Remembering Apollo 8 Astronaut Bill Anders

Apollo 8 astronaut William Anders, who took the iconic “Earthrise” photo of our home planet from the Moon in 1968, was killed on June 7, 2024. Anders was flying alone in his Beechcraft T-34 Mentor aircraft  when the plane plunged into the waters off the San Juan Islands in Washington state. Anders was 90.

“At every step of Bill’s life was the iron will of a pioneer, the grand passion of a visionary, the cool skill of a pilot, and the heart of an adventurer who explored on behalf of all of us,” said NASA Administrator Bill in Nelson in a statement. “His impact will live on through the generations. All of NASA, and all of those who look up into the twinkling heavens and see grand new possibilities of dazzling new dreams, will miss a great hero who has passed on.”

A video of the accident taken by a bystander who witnessed the crash appears to show Anders failing to pull up at the bottom of a loop, with the plane impacting the water at high speed.

His family issued a statement that they were devastated. “He was a great pilot and we will miss him terribly,” they said.

After becoming a fighter pilot in the Air Force, Anders was selected as an astronaut by NASA in 1964. He was backup pilot for the Gemini XI and Apollo 11 flights, and he was lunar module pilot for Apollo 8, the first mission with humans on board to enter lunar orbit.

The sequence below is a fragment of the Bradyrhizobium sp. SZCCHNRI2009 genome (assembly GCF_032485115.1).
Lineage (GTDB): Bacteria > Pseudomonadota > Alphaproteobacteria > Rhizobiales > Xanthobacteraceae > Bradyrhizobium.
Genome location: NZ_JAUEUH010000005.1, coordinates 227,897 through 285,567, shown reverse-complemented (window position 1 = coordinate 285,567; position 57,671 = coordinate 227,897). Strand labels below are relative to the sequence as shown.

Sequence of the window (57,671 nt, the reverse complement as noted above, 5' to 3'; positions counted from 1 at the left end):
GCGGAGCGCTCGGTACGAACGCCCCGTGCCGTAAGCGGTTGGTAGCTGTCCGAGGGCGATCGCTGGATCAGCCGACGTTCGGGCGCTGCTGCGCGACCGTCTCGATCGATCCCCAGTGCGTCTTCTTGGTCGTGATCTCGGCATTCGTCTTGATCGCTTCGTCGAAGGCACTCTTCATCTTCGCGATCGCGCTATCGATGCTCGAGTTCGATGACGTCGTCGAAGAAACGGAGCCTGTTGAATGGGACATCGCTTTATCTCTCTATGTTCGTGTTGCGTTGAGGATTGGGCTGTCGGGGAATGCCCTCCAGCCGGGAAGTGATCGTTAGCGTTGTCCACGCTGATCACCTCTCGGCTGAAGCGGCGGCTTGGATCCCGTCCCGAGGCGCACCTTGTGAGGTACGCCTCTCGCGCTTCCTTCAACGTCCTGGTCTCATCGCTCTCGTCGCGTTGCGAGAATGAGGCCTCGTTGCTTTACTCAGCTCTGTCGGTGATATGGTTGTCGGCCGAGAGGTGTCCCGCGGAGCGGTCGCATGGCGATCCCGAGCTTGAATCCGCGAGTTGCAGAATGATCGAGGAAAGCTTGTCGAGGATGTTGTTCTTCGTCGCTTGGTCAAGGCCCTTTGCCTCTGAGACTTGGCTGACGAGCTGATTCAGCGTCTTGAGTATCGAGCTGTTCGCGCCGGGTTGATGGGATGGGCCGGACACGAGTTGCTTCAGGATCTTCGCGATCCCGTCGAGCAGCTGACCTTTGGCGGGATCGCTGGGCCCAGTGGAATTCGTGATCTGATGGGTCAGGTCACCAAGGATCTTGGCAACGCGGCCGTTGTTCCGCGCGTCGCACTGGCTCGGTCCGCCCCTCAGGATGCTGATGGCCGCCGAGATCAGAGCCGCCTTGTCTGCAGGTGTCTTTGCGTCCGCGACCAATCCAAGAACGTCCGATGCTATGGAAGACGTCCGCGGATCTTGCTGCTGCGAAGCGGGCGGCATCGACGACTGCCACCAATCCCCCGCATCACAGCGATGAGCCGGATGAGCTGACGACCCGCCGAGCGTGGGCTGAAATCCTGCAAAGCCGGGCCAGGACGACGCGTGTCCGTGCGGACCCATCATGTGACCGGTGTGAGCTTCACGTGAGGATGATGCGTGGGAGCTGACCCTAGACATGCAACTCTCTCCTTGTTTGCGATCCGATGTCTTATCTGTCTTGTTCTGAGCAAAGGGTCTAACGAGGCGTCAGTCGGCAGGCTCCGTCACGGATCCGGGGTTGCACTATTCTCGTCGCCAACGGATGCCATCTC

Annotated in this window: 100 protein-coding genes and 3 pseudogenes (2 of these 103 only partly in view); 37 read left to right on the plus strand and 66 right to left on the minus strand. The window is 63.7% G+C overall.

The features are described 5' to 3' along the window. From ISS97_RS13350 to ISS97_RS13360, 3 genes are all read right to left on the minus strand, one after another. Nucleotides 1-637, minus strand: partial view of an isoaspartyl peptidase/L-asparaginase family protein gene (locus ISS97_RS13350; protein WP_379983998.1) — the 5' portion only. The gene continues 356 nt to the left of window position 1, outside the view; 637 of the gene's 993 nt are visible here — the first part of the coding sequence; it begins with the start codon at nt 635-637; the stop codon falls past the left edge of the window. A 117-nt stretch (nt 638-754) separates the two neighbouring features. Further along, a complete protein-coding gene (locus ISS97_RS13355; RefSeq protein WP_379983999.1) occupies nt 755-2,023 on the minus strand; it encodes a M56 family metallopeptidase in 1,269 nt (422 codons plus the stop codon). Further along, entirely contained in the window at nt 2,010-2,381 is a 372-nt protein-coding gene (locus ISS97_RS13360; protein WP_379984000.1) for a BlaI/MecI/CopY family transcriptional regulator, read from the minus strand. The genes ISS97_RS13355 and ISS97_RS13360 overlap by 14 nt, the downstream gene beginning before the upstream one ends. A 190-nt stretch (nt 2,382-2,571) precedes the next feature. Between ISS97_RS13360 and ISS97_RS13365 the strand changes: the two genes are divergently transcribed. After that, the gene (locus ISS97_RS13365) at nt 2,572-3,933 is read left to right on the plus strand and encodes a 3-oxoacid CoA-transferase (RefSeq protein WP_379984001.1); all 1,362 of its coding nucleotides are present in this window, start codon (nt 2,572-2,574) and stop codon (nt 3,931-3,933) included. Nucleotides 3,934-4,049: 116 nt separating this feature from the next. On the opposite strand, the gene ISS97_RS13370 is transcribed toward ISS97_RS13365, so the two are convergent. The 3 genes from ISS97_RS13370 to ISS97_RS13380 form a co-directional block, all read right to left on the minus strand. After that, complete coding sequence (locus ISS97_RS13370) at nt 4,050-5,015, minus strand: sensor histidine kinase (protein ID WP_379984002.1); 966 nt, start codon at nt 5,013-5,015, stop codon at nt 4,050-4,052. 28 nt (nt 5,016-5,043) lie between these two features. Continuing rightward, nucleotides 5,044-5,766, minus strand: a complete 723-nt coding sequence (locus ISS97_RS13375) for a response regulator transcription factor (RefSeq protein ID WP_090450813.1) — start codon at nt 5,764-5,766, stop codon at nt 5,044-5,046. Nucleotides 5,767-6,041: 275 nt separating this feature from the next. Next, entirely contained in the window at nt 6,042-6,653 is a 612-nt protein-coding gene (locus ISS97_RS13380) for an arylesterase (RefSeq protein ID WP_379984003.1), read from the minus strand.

During the first three orbits around the Moon, the Apollo 8 crew of Frank Borman, Jim Lovell and Bill Anders kept the Apollo Command Module’s windows pointing down toward the surface of the Moon while they hurriedly filmed and photographed the craters and mountains below. One of their main tasks was reconnaissance for future Apollo landings.

The Earth rising over the Moon’s surface, as seen by the Apollo 8 mission. Credit: NASA

On the fourth swing around from the Moon’s farside, Borman rolled the spacecraft to a different orientation, pointing the windows toward the horizon to get a navigational fix. A few minutes later, Anders spotted a blue and white object appearing over the Moon’s horizon, a heart-catching sight of planet Earth, a “grand oasis in the vast loneliness of space,” as Lovell later described it.